# 3 Activity Based Costing

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Minnetonka has approached a subcontractor to discuss the possibility of purchasing the bindings. The purchase price of the bindings from the subcontractor would be \$5.25 per binding, or \$10.50 per pair. If the Minnetonka Corporation accepts the purchase proposal, it is predicted that direct labor and variable-overhead costs would be reduced by 10% and direct-material costs would be reduced by 20%.

* Minnetonka should buy the bindings as it costs less per pair to buy them (\$79.50) rather than to make them (\$80.00):

Direct Labor \$ 35.00 -10% \$35 - (\$35 * .1) \$ 31.50

Direct material \$ 30.00 -20% \$30 - (\$30 * .2) \$ 24.00

Overhead \$ 15.00 -10% \$15 - (\$15 * .1) \$ 13.50

subtotal \$ 69.00

+ bindings \$ 10.50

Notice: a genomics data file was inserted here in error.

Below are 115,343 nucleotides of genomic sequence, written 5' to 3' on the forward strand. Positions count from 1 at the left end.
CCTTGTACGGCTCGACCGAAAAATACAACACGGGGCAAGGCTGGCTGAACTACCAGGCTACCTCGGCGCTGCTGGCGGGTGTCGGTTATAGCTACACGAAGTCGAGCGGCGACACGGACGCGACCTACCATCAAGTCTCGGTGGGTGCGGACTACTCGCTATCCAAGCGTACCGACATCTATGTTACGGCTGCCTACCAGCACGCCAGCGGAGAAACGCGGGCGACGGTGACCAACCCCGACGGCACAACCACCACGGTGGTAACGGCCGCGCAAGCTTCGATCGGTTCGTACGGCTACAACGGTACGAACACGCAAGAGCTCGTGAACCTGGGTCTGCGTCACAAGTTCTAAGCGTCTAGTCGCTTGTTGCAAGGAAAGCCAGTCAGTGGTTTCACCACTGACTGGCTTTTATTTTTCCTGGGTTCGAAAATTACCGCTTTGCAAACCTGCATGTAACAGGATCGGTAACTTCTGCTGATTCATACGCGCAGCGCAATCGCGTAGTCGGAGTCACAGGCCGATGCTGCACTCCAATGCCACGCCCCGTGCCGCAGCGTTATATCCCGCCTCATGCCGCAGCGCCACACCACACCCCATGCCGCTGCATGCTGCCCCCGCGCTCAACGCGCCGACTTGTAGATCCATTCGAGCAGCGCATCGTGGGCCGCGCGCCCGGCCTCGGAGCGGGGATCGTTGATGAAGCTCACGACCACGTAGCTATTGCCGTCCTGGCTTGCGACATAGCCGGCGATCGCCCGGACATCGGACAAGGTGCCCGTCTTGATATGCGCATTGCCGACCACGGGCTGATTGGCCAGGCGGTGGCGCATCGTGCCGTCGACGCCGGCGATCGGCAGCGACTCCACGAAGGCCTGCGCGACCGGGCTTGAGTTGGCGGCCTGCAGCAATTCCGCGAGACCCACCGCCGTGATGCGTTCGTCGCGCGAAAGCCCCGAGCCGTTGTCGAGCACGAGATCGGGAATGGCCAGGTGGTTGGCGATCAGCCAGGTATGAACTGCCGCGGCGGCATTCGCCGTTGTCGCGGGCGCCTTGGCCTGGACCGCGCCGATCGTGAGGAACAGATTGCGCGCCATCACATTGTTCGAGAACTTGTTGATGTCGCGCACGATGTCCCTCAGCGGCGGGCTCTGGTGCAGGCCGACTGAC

Total \$ 80.00 \$ 79.50

2. What would be the maximum purchase price acceptable to the Minnetonka Corporation for the bindings? Support your answer with an appropriate explanation.

* Perfectly competitive companies maximize profits by producing the quantity where the cost is less than or equal to the revenue generated. In this case, each pair costs \$69 to buy. The optimal cost for the bindings should not exceed the price per pair (\$80.00). Therefore, the maximum allowable price for the bindings should not exceed \$80.00 (sale price) - \$69.00 (bought manufacturing) = \$11.00

3. Instead of sales of 10,000 pair of skis, revised estimates show sales volume at 12,500 pair. At this new volume, additional equipment, at an annual rental of \$10,000 must be acquired to manufacture the bindings. This incremental cost would be the only additional fixed cost required even if sales increased to 30,000 pair. (This

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